Printable program guides for February 2016

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We’ve stopped production and mailing of our Gamut program guide, preferring to put over $50,000 of annual resources directly into WSKG programs and services. For those who would prefer them, we provide these printable PDF guides.

RADIO guide, WSKG and WSQX

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Click this image to see the grids… PDF format, 2 pages

WSKG HDTV condensed guide

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Click this image to see the guide… PDF format, 2 pages

WSKG DT-2, “World” condensed guide

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Click this image to see the guide… PDF format, 3 pages

WSKG DT-3, “Create” condensed guide

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Click this image to see the guide… PDF format, 5 pages

EXPANDED LISTINGS for WSKG HDTV

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Click this image to see the guide… PDF format, 10 pages

EXPANDED LISTINGS for WSKG DT-2, “World”

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Click this image to see the guide… PDF format, 15 pages

EXPANDED LISTINGS for WSKG DT-3, “Create”

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Click this image to see the guide… PDF format, 29 pages

15 thoughts on “Printable program guides for February 2016

  1. After a great deal of searching around I finally found the upcoming WSKG radio schedule (at wskg.org/guides), and I am GREATLY disappointed. I live in Ithaca and therefore don’t have access over the airwaves to WSQX. By putting all the interesting newsy shows (aside from ATC and ME) on WSQX, those of us in the Ithaca market who are not classical music fans are left with nothing interesting to listen to at any time during the day. Yes, we have WRFI here, and I find myself increasing tuning into that station. For years I have been a supporting member of WSKG, WRFI, and WEOS. With your new lineup I might be dropping you from the list unless you begin to broadcast WSQX in Ithaca. Your changes might be a step in the right direction for people in Binghamton, but not for the rest of your listening constituency. So sad.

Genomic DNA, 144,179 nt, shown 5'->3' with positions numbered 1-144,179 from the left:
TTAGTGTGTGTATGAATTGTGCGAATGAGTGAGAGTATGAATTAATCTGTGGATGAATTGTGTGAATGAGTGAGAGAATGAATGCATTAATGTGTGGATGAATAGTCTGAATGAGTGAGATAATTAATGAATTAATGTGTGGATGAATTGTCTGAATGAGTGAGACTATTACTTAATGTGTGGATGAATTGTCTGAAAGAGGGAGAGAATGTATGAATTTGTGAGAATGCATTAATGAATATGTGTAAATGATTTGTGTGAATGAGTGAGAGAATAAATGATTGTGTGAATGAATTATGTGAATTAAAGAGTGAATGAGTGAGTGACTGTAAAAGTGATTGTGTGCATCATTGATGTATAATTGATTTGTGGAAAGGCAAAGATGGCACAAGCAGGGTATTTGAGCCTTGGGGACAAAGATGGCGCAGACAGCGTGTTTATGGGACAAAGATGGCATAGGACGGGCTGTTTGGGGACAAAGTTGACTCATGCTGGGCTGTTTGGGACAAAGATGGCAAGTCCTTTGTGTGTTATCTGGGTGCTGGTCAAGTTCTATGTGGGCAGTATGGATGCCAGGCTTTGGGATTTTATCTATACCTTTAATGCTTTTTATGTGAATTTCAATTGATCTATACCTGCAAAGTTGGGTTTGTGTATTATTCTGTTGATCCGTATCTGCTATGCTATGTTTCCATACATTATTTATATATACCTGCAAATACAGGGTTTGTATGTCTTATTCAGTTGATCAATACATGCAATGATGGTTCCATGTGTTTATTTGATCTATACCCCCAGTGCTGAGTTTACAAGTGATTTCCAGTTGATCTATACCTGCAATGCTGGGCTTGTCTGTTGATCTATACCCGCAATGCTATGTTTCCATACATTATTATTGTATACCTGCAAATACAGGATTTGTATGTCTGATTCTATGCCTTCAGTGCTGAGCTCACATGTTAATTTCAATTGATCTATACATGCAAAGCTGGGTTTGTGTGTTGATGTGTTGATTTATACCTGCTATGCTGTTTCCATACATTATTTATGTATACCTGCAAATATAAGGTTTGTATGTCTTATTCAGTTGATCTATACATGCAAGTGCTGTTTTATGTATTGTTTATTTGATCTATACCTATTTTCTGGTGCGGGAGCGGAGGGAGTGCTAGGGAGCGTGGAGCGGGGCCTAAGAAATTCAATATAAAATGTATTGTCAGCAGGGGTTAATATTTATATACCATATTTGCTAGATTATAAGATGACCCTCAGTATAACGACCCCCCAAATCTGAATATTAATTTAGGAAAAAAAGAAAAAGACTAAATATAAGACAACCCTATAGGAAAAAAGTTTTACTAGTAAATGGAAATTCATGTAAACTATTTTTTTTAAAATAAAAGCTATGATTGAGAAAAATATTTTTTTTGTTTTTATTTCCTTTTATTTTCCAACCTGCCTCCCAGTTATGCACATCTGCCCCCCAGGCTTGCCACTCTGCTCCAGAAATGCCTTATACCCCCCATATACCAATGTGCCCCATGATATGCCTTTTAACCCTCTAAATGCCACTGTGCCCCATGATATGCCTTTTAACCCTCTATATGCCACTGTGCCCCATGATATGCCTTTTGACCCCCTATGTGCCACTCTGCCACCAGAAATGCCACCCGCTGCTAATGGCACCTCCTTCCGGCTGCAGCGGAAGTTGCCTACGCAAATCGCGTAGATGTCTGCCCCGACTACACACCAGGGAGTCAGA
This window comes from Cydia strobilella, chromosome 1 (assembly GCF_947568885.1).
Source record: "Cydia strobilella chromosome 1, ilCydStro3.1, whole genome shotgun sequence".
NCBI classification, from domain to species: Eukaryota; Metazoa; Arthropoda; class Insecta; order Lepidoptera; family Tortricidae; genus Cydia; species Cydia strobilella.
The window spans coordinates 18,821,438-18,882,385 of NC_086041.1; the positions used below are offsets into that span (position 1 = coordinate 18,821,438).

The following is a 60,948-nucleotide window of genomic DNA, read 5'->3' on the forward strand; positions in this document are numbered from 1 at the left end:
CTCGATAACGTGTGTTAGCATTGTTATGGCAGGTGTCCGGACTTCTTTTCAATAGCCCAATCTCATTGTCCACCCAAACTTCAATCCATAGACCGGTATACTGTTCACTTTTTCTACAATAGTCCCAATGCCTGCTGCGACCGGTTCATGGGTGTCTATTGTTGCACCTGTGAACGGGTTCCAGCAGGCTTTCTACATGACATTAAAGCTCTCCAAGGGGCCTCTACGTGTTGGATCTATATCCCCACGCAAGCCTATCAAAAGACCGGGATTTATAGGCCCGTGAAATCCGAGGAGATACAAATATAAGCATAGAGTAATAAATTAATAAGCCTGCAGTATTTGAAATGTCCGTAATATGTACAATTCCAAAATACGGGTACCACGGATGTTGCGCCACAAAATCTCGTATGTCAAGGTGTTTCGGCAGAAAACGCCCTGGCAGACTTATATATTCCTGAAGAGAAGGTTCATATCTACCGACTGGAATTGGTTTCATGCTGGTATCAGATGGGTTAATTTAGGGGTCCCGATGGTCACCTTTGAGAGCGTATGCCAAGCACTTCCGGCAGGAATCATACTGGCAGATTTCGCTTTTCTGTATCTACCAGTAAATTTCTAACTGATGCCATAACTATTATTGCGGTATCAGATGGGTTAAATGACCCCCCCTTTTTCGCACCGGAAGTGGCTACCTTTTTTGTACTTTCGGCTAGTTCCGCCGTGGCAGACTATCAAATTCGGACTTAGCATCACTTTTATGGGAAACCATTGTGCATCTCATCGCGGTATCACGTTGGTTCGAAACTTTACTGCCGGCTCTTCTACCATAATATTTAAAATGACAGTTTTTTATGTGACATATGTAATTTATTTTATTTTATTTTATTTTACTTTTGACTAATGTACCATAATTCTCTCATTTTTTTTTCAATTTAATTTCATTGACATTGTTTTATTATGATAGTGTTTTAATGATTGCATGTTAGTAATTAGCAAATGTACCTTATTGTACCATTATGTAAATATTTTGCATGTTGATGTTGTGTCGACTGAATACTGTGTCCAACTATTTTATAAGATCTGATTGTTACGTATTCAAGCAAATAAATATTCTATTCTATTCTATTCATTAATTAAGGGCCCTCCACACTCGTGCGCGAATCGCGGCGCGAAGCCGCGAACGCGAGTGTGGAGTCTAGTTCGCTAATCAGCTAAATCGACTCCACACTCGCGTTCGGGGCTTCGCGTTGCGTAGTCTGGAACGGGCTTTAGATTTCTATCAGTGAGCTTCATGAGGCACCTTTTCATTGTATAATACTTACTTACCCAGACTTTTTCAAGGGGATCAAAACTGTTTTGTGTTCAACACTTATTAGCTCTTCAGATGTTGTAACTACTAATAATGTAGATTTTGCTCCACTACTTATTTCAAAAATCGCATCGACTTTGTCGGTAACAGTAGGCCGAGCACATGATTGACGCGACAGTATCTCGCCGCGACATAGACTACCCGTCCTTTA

• Hi Nancy! We’ll follow up with you via email. We anticipate WSQX will appear on the airwaves soon in Ithaca, likely by summer 2016.

    • Dr. Levy, can you say more about what isn’t working for you? As you may know, our CEO Brian Sickora’s analysis showed that creating and mailing our program guide Gamut was using over $50,000 per year in resources… and he decided to re-prioritize those resources for programming and services to serve our entire audience. Please send an email to WSKGComment@wskg.org… perhaps we can find a solution for you that you like better. –Greg Keeler

  2. I can’t say I’m happy about the new radio schedule. The announcements about the changes were misleading (“minor changes”) and in part dead wrong, stating Living on Earth aired on Mondays when it was on Fridays. What happened to “On the Media” which did air on Mondays? Do any of you folk actually listen to the station?
    Lastly, first you told us Gamut would only be available on-line. Now it appears to have disappeared completely. The new radio schedule is seriously anemic. I used to check gamut for what opera was planned for Saturday afternoon. The new schedule tells me nothing.
    I’m disappointed.

    • Hi Michael. Thank you for your feedback. We’re sorry to hear your disappointment and have shared your comments with our Radio and Audience Services teams.

  3. I agree with Michael Crisafulli. The on-line wskg radio schedule is not just anemic, though; it is a disgrace, particularly with respect to the Metropolitan Opera broadcasts. Would it be too much trouble for you to let us know just what opera is being broadcast on a particular Saturday? The Met schedules are set well in advance. Further, not all the broadcasts start at the same time, and it would be nice to have that information as well. Simply blocking out a blank space from 1-4 every Saturday for the opera broadcasts is virtually useless.

    • Hi Diane. Thank you for your feedback! We’ve passed it on to the team who manages the calendar. It appears that the detailed information for each week’s Met Opera now appears in the calendar at wskg.org/schedules. Please let us know if you do not see the information.

  4. Why is a public station not open to reader opinions? All the changes are faits accomplish, with no concern whatever about member interests. Living on Earth, an excellent nature/science program is now inaccessible, and weekend programming remains archaic and horrible: repeats of the moribund (literally, since the stars are long dead and all the programs are repeats) dominate the weekend, and the awful old time radio show from the 1950s is retained. There is nothing worth listening to on the weekend when npr might be recruiting a new generation of young listeners.

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